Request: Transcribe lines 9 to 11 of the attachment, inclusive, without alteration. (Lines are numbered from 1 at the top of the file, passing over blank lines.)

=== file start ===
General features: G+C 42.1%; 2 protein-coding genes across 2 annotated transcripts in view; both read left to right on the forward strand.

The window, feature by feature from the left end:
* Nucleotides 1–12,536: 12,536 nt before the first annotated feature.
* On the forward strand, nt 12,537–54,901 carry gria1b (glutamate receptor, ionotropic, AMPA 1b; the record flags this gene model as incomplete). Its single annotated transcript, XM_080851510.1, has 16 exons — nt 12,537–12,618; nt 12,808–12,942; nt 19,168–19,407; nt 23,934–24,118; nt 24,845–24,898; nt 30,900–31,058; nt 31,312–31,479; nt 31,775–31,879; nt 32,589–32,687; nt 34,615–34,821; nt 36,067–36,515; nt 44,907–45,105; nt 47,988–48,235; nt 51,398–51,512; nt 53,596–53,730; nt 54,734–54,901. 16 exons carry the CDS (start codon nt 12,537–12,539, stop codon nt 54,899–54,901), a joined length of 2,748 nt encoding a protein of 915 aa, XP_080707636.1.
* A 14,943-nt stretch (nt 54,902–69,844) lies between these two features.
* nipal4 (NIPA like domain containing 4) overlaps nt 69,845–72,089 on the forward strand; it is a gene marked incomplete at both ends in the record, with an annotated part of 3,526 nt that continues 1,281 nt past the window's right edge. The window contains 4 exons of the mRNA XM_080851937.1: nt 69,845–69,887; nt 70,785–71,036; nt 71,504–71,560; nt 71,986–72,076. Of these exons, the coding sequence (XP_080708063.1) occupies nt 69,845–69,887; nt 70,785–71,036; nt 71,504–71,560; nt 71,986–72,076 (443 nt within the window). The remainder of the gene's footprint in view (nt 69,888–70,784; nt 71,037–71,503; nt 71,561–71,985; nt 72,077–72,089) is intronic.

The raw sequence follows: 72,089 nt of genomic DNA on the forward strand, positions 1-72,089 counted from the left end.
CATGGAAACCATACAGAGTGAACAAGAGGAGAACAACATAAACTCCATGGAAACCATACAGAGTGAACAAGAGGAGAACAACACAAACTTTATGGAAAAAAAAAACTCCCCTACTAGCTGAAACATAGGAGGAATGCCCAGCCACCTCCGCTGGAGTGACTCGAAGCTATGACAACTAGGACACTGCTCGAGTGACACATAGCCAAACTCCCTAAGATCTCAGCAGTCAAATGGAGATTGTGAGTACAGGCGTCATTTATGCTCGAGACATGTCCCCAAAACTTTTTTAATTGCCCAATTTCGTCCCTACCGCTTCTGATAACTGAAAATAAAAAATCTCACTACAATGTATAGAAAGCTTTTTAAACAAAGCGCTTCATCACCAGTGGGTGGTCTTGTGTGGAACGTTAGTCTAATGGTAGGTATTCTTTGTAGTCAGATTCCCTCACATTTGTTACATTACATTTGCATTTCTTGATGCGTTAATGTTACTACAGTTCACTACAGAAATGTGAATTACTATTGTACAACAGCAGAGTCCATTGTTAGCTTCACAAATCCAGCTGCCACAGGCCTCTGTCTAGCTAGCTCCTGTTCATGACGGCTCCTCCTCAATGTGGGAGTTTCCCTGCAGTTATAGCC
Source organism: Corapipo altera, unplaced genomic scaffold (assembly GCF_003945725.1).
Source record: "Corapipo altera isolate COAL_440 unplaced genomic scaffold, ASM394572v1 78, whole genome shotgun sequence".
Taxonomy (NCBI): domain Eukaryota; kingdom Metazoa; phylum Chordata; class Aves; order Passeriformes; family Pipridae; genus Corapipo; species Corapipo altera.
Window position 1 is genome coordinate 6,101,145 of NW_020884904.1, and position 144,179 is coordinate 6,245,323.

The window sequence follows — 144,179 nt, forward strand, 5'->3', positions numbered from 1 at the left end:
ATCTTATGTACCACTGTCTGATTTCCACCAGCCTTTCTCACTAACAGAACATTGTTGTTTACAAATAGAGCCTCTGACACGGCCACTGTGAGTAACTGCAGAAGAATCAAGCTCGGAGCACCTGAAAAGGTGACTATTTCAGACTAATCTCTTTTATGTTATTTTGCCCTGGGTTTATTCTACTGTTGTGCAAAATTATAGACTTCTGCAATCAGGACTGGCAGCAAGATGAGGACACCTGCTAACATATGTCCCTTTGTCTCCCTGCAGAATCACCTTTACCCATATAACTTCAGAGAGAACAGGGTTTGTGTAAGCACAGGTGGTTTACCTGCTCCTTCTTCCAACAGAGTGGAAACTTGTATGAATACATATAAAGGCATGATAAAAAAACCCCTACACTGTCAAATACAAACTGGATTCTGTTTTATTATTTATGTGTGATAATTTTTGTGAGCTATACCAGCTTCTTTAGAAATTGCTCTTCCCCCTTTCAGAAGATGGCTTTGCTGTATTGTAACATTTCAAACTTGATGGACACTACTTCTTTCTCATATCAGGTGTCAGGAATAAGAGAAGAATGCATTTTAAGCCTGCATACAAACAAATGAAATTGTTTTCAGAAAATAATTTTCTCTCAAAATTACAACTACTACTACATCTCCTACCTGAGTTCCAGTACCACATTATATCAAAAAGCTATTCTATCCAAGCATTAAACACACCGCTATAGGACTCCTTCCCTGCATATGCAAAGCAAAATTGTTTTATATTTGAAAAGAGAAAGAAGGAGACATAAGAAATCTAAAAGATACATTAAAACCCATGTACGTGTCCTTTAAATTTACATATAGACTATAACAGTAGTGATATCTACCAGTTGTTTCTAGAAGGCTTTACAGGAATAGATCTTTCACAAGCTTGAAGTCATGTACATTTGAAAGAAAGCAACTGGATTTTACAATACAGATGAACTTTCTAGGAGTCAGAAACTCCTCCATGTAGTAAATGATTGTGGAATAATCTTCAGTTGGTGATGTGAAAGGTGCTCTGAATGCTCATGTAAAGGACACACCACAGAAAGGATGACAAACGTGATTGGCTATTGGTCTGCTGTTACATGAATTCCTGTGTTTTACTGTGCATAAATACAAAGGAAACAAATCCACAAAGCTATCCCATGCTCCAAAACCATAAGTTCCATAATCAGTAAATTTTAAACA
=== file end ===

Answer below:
Source organism: Corapipo altera, unplaced genomic scaffold (assembly GCF_003945725.1).
Source record: "Corapipo altera isolate COAL_440 unplaced genomic scaffold, ASM394572v1 78, whole genome shotgun sequence".
Taxonomy (NCBI): domain Eukaryota; kingdom Metazoa; phylum Chordata; class Aves; order Passeriformes; family Pipridae; genus Corapipo; species Corapipo altera.